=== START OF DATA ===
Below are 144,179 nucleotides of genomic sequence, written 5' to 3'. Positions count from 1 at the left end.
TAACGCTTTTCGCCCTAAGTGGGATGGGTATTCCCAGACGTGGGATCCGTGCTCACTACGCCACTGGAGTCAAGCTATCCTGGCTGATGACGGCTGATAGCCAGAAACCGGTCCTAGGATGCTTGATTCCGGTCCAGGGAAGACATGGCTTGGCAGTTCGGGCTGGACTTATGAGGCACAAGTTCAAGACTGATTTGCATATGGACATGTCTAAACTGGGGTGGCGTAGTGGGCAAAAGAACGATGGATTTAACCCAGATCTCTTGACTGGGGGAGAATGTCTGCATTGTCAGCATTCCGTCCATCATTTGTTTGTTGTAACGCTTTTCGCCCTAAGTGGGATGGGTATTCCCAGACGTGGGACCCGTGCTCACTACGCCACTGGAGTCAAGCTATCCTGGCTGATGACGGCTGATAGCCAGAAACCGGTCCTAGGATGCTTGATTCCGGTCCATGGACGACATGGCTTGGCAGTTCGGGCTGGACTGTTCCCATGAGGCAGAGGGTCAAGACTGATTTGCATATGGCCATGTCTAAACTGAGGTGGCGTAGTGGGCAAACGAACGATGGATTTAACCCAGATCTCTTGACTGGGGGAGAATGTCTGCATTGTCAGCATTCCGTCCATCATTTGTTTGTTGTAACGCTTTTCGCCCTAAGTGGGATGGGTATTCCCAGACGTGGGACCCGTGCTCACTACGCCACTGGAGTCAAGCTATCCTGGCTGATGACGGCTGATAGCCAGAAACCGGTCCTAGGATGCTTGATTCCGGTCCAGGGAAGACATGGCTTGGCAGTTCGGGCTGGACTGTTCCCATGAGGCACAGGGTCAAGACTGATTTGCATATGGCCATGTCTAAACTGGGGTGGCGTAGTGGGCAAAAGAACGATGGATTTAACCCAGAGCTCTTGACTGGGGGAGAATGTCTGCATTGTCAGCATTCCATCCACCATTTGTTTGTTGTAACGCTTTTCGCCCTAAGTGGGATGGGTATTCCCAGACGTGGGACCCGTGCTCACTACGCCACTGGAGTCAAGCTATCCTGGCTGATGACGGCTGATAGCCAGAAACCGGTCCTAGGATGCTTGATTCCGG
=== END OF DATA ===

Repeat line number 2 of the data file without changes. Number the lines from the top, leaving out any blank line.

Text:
TAACGCTTTTCGCCCTAAGTGGGATGGGTATTCCCAGACGTGGGATCCGTGCTCACTACGCCACTGGAGTCAAGCTATCCTGGCTGATGACGGCTGATAGCCAGAAACCGGTCCTAGGATGCTTGATTCCGGTCCAGGGAAGACATGGCTTGGCAGTTCGGGCTGGACTTATGAGGCACAAGTTCAAGACTGATTTGCATATGGACATGTCTAAACTGGGGTGGCGTAGTGGGCAAAAGAACGATGGATTTAACCCAGATCTCTTGACTGGGGGAGAATGTCTGCATTGTCAGCATTCCGTCCATCATTTGTTTGTTGTAACGCTTTTCGCCCTAAGTGGGATGGGTATTCCCAGACGTGGGACCCGTGCTCACTACGCCACTGGAGTCAAGCTATCCTGGCTGATGACGGCTGATAGCCAGAAACCGGTCCTAGGATGCTTGATTCCGGTCCATGGACGACATGGCTTGGCAGTTCGGGCTGGACTGTTCCCATGAGGCAGAGGGTCAAGACTGATTTGCATATGGCCATGTCTAAACTGAGGTGGCGTAGTGGGCAAACGAACGATGGATTTAACCCAGATCTCTTGACTGGGGGAGAATGTCTGCATTGTCAGCATTCCGTCCATCATTTGTTTGTTGTAACGCTTTTCGCCCTAAGTGGGATGGGTATTCCCAGACGTGGGACCCGTGCTCACTACGCCACTGGAGTCAAGCTATCCTGGCTGATGACGGCTGATAGCCAGAAACCGGTCCTAGGATGCTTGATTCCGGTCCAGGGAAGACATGGCTTGGCAGTTCGGGCTGGACTGTTCCCATGAGGCACAGGGTCAAGACTGATTTGCATATGGCCATGTCTAAACTGGGGTGGCGTAGTGGGCAAAAGAACGATGGATTTAACCCAGAGCTCTTGACTGGGGGAGAATGTCTGCATTGTCAGCATTCCATCCACCATTTGTTTGTTGTAACGCTTTTCGCCCTAAGTGGGATGGGTATTCCCAGACGTGGGACCCGTGCTCACTACGCCACTGGAGTCAAGCTATCCTGGCTGATGACGGCTGATAGCCAGAAACCGGTCCTAGGATGCTTGATTCCGG